12. 12. Very Short History of Pairwise Alignment Programs• More than 100 alignment programs are listed in Wikipedia!!! • http://en.wikipedia.org/wiki/Sequence_alignment_software• 1 sequence vs 1 sequence • Ssearch, FASTA [Lipman and Pearson. 1985]• 1 sequence vs Whole genes • BLAST [Altschul et al. 1990]• Thousands of sequences vs Whole genes or Whole genomes • BLAT [Kent. 2002]• Billions of short sequences vs Whole genome • BWA, Bowtie, SHRiMP, etc... • Most modern mappers use FM-index [Ferragina and Manzini. 2000] with Burrows-Wheeler transform [Burrows and Wheeler. 1994]. 12
  13. 13. Why so many alignment programs have been developed?• Computer scientist seems that alignment is easy task. • Both indexing and dynamic programming used in sequence alignment are basic algorithm. • Good problem for home work • A little performance tuning can accelerates execution speed dramatically• In reality, alignment problem is very hard to solve. • Mutations, insertions, deletions... • Each sequencer has unique bias. • Sequence length. Homo-polymer in Roche 454... • Many heuristics exist in biologist! • GT-AG rule on splice site, but not always... • That is, problem definition is ambiguous! 13
  14. 14. Alignment performance varies• Aligned 12million single end reads against human genome sequences (hg18)• Algorithm and implementation difference appear in total processed time • In most program, used memory depends on genome size.• Parameter settings reflect numbers of mapped reads. • Authors did not mention about them. • In real experiments, we have to change parameters to use alignment program.Bao et al. J Hum Genet, 2011 14
  15. 15. Sequencerʼs Output Sequence Format Genome SequenceMapping Program BWA, Bowtie, etc. Mapping Result Visualization 15
  16. 16. Sequence File Format (1) • FASTA + Quality File • Used by Roche 454>1ST_SEQ length=67 xy=1264_0441 region=1 run=R_2010_07_07_16_23_16_GCGTTGTGTATGTCTCCTTTGGTATGTCAGGTTTCGTCAGAAGCTTCTATCAAACGGCGCACAGTGA>2ND_SEQ length=88 xy=1264_0564 region=1 run=R_2010_07_07_16_23_16_TCGGCCCTATCCGAGAAGGCGTGGTGTATCTCTCTTCTGGTATGCCACGTTACGCAGCAGCTTCTTCCCAAGACACAGAGCGAGTAAG>1ST_SEQ length=67 xy=1264_0441 region=1 run=R_2010_07_07_16_23_16_37 35 35 35 35 35 37 37 37 37 37 39 39 37 36 35 35 36 37 37 37 37 35 35 32 28 27 27 27 2729 23 21 21 14 14 12 18 19 19 19 19 19 19 16 16 17 20 22 20 12 12 12 12 11 17 17 17 16 1922 23 24 21 21 21 18>2ND_SEQ length=88 xy=1264_0564 region=1 run=R_2010_07_07_16_23_16_29 30 19 19 19 20 19 24 28 27 27 27 27 27 30 19 19 20 20 20 24 33 33 33 33 33 33 33 35 3537 37 30 30 30 30 32 32 32 32 35 32 32 32 32 33 33 33 33 20 20 20 23 27 30 30 31 31 27 2727 27 28 23 24 24 23 23 23 24 24 21 17 19 19 18 27 18 17 16 16 16 17 13 18 17 16 12 16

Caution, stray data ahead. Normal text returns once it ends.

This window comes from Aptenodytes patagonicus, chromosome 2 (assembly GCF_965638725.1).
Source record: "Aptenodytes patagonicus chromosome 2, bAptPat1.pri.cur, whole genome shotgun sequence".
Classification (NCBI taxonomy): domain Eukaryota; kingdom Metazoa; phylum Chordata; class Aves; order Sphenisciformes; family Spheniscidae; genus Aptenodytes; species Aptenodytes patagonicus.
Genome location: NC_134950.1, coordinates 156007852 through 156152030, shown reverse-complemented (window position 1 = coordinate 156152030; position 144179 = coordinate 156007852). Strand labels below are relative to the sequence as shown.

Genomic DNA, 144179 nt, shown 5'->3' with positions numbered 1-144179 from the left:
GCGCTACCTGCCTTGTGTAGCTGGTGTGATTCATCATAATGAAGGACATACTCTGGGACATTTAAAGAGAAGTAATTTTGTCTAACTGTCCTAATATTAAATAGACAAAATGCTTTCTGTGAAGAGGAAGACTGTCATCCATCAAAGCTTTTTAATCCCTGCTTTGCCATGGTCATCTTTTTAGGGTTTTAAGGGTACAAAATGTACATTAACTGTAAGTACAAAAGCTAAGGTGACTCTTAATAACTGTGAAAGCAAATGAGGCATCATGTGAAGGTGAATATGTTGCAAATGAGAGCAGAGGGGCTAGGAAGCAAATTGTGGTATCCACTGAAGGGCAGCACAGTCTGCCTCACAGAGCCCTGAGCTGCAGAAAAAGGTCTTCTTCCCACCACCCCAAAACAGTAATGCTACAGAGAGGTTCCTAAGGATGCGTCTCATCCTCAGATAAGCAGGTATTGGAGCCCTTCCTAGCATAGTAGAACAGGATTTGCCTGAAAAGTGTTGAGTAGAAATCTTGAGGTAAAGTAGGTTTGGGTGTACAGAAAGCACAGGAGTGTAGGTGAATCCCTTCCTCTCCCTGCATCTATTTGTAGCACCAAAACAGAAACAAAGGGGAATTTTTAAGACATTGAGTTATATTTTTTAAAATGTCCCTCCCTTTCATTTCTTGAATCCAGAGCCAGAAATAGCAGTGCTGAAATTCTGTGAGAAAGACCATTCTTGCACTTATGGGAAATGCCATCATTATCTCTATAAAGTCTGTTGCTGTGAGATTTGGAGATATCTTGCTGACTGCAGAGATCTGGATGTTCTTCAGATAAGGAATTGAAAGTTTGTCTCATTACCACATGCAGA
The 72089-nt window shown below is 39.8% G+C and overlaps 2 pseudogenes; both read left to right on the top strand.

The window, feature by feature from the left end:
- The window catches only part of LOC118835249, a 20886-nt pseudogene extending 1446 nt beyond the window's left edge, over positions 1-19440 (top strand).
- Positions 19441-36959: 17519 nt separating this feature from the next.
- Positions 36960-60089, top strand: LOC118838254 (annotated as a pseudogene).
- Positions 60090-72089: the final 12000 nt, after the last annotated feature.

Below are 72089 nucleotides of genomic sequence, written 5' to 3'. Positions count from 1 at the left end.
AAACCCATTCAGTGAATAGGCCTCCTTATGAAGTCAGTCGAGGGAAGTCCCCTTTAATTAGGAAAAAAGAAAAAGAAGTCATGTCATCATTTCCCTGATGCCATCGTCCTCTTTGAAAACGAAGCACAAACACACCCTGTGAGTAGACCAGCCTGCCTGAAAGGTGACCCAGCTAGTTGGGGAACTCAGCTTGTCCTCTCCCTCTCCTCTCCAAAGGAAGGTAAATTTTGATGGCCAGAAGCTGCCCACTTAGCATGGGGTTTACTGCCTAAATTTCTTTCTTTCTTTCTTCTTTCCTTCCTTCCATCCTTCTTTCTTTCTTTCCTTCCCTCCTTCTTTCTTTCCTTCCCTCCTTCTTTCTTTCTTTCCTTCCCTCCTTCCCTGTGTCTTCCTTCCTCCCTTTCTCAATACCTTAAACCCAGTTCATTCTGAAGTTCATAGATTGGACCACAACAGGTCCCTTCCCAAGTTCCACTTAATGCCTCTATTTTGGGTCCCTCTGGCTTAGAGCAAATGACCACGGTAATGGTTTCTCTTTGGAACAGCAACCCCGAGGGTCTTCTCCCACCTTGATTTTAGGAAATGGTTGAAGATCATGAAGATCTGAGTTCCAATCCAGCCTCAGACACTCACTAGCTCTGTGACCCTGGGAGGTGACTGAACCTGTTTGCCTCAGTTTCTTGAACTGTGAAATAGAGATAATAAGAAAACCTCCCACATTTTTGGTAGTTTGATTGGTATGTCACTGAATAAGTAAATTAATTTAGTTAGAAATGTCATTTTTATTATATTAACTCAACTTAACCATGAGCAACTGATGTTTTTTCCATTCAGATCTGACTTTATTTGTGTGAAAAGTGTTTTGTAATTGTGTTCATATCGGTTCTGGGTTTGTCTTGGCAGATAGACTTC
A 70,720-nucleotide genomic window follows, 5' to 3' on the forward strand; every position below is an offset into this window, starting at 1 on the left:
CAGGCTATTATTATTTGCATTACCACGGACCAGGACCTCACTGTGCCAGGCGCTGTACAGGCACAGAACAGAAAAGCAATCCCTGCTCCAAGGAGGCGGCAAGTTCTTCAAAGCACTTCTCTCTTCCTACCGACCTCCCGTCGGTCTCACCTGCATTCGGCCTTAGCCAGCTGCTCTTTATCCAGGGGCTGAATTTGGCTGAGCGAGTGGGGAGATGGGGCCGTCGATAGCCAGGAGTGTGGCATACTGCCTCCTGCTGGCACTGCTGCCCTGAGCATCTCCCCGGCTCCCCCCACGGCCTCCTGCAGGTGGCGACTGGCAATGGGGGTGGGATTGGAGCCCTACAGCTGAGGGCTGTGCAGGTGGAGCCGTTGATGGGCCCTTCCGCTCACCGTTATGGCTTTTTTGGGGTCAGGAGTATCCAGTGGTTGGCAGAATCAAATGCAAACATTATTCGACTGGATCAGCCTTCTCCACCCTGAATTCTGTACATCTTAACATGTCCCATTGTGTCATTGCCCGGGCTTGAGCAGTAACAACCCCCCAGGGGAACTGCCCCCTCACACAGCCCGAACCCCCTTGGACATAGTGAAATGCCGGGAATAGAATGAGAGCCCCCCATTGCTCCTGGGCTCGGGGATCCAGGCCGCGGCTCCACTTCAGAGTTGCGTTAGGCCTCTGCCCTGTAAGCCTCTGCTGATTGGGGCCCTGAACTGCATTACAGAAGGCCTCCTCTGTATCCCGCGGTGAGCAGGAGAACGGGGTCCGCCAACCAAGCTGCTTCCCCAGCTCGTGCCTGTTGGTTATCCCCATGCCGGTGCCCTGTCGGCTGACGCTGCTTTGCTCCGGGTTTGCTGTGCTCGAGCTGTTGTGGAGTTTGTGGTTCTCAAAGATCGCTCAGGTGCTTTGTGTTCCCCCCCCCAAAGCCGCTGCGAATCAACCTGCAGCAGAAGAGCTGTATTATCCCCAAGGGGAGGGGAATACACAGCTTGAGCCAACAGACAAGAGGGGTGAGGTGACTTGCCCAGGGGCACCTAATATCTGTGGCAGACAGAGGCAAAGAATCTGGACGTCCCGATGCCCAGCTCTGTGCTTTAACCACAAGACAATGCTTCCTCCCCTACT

17. 17. Sequence File Format (2) • FASTQ • Used by Illumina sequencers • Sequence database sites (SRA(Short read archive)/ENA (European Nucleotide Archive)/DRA(DDBJ Sequence Read Archive)) provide sequences with this format. • De-facto standard • CSFasta + Quality file • Only used in SOLiD sequencers • Similar to fasta file except sequences are described in color space.>SRR038985.100 VAB_AT1deg1_51_269_F3T10303011231130321000333001323122221>SRR038985.200 VAB_AT1deg1_78_430_F3T03102101012320213012132121333132011>SRR038985.100 VAB_AT1deg1_51_269_F30 20 23 21 26 20 21 23 21 20 24 25 26 20 23 19 17 27 26 10 16 16 19 2319 26 28 9 22 18 21 25 25 23 2 20>SRR038985.200 VAB_AT1deg1_78_430_F30 7 19 26 26 24 8 27 29 23 23 21 21 24 26 19 11 21 25 14 10 19 21 2125 20 28 20 20 15 23 8 25 23 11 25 17